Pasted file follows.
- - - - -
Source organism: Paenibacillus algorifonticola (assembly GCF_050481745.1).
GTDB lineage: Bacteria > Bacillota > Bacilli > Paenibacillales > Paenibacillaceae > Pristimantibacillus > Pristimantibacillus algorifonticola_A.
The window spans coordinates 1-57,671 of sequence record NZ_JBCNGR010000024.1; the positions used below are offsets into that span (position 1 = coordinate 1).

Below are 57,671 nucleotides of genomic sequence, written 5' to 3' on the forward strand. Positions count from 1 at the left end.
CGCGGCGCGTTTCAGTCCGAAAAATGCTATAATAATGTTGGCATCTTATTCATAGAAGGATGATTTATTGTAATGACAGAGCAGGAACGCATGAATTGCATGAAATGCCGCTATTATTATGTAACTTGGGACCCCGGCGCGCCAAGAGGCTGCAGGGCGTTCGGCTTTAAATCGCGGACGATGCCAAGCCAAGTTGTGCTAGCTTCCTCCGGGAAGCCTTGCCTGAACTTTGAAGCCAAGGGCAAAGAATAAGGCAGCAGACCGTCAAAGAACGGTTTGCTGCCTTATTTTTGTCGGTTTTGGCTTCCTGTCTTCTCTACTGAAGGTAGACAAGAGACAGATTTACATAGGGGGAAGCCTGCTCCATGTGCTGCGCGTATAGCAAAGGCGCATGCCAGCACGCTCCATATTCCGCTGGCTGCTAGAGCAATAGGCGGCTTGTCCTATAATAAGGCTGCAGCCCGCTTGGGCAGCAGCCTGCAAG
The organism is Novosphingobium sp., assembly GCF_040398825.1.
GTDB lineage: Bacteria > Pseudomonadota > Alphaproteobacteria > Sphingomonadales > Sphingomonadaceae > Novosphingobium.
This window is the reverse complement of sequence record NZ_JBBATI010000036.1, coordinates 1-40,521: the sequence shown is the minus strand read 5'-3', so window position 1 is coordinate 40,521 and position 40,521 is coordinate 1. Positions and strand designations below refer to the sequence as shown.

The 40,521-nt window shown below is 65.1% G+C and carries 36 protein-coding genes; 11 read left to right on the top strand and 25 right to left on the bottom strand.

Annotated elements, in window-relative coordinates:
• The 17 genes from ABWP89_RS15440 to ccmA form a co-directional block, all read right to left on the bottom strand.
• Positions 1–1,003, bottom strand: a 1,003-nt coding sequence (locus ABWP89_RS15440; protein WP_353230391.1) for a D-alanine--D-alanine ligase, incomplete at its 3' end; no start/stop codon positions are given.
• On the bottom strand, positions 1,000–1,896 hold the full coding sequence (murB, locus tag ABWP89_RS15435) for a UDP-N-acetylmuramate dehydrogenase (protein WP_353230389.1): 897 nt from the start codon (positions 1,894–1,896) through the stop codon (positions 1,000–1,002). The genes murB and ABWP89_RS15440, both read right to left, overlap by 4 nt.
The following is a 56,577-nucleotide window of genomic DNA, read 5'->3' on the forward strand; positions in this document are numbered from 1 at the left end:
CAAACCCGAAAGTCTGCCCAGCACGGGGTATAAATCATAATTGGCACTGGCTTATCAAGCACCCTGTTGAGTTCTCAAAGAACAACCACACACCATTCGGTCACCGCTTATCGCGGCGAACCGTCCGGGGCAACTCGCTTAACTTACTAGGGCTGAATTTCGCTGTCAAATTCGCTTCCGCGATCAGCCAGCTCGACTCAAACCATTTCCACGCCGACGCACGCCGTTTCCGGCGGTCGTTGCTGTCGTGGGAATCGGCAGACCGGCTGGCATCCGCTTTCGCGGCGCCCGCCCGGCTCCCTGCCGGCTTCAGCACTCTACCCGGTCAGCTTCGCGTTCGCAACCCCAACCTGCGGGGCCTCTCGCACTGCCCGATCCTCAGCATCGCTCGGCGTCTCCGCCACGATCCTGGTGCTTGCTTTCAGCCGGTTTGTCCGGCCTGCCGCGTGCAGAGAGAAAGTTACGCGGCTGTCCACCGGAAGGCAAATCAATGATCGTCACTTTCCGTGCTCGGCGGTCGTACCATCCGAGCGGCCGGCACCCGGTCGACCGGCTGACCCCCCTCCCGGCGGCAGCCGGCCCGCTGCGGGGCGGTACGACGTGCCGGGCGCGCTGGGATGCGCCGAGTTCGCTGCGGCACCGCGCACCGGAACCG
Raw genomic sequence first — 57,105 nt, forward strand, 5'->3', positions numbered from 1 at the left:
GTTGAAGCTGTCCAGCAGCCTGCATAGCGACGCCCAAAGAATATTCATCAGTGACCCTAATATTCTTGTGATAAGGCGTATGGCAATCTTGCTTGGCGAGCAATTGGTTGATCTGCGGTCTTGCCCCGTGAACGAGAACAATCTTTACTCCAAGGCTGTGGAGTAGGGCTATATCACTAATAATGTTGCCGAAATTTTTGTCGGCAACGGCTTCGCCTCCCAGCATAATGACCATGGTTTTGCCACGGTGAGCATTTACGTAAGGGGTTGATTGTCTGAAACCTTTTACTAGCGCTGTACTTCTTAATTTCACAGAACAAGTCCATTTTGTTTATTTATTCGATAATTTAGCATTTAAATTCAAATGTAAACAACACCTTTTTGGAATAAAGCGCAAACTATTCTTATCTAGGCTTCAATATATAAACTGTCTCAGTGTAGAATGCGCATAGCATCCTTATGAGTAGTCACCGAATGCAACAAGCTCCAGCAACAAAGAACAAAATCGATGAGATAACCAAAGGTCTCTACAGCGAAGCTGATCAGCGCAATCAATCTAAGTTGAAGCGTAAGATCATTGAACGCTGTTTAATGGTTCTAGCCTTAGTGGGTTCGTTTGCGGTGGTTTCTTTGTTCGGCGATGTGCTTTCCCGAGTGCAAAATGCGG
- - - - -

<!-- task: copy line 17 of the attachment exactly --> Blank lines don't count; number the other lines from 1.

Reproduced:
GTTGAAGCTGTCCAGCAGCCTGCATAGCGACGCCCAAAGAATATTCATCAGTGACCCTAATATTCTTGTGATAAGGCGTATGGCAATCTTGCTTGGCGAGCAATTGGTTGATCTGCGGTCTTGCCCCGTGAACGAGAACAATCTTTACTCCAAGGCTGTGGAGTAGGGCTATATCACTAATAATGTTGCCGAAATTTTTGTCGGCAACGGCTTCGCCTCCCAGCATAATGACCATGGTTTTGCCACGGTGAGCATTTACGTAAGGGGTTGATTGTCTGAAACCTTTTACTAGCGCTGTACTTCTTAATTTCACAGAACAAGTCCATTTTGTTTATTTATTCGATAATTTAGCATTTAAATTCAAATGTAAACAACACCTTTTTGGAATAAAGCGCAAACTATTCTTATCTAGGCTTCAATATATAAACTGTCTCAGTGTAGAATGCGCATAGCATCCTTATGAGTAGTCACCGAATGCAACAAGCTCCAGCAACAAAGAACAAAATCGATGAGATAACCAAAGGTCTCTACAGCGAAGCTGATCAGCGCAATCAATCTAAGTTGAAGCGTAAGATCATTGAACGCTGTTTAATGGTTCTAGCCTTAGTGGGTTCGTTTGCGGTGGTTTCTTTGTTCGGCGATGTGCTTTCCCGAGTGCAAAATGCGG